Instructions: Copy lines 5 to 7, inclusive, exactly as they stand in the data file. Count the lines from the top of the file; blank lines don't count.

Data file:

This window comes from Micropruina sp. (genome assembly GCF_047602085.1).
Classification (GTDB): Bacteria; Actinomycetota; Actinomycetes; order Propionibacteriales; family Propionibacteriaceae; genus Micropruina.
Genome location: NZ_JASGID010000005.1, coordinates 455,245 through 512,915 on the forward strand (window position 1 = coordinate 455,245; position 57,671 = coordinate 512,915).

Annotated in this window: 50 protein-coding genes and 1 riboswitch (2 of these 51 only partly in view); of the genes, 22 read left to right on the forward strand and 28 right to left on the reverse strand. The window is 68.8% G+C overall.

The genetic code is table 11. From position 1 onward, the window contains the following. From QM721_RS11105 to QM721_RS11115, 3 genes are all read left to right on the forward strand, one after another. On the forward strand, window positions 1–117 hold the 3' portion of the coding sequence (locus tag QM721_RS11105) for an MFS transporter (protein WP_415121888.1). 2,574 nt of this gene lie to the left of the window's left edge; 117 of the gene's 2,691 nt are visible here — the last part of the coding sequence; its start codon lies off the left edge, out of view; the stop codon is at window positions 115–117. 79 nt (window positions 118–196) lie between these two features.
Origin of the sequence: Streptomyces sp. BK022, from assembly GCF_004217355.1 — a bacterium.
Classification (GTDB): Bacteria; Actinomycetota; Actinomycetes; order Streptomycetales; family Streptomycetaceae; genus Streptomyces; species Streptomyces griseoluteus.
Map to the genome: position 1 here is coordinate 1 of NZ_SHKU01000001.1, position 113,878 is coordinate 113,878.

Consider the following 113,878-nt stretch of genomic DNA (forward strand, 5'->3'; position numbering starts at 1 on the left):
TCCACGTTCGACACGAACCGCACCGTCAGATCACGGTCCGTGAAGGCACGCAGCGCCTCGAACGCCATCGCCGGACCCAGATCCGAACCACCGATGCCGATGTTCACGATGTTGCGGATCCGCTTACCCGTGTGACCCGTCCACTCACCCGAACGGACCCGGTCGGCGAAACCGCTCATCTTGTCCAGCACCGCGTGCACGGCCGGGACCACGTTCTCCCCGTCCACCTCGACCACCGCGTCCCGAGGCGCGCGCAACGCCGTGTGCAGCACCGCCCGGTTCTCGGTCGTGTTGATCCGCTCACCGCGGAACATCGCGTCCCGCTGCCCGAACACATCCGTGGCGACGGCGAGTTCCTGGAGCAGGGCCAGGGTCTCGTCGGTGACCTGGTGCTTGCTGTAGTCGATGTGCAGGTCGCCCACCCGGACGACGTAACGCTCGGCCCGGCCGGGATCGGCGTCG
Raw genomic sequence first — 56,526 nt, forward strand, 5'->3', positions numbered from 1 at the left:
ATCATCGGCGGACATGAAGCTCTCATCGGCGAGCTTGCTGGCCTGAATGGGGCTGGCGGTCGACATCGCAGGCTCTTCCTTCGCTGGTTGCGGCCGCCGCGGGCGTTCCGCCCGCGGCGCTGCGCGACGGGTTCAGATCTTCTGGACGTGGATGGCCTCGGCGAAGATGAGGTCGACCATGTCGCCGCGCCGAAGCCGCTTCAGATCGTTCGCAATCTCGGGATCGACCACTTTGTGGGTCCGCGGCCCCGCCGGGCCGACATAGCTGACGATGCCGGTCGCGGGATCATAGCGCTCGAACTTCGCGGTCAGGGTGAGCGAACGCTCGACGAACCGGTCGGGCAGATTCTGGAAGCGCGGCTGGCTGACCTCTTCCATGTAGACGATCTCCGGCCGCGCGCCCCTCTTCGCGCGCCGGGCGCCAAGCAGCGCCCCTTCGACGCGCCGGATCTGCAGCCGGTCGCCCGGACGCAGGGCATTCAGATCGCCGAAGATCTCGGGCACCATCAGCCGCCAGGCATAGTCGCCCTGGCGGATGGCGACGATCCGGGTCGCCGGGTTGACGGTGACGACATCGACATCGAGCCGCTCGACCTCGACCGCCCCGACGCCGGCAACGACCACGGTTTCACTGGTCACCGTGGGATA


The genetic code is table 11. From position 1 onward, the window contains the following. From QM721_RS11105 to QM721_RS11115, 3 genes are all read left to right on the forward strand, one after another. On the forward strand, window positions 1–117 hold the 3' portion of the coding sequence (locus tag QM721_RS11105) for an MFS transporter (protein WP_415121888.1). 2,574 nt of this gene lie to the left of the window's left edge; 117 of the gene's 2,691 nt are visible here — the last part of the coding sequence; its start codon lies off the left edge, out of view; the stop codon is at window positions 115–117. 79 nt (window positions 118–196) lie between these two features.
Origin of the sequence: Streptomyces sp. BK022, from assembly GCF_004217355.1 — a bacterium.
Classification (GTDB): Bacteria; Actinomycetota; Actinomycetes; order Streptomycetales; family Streptomycetaceae; genus Streptomyces; species Streptomyces griseoluteus.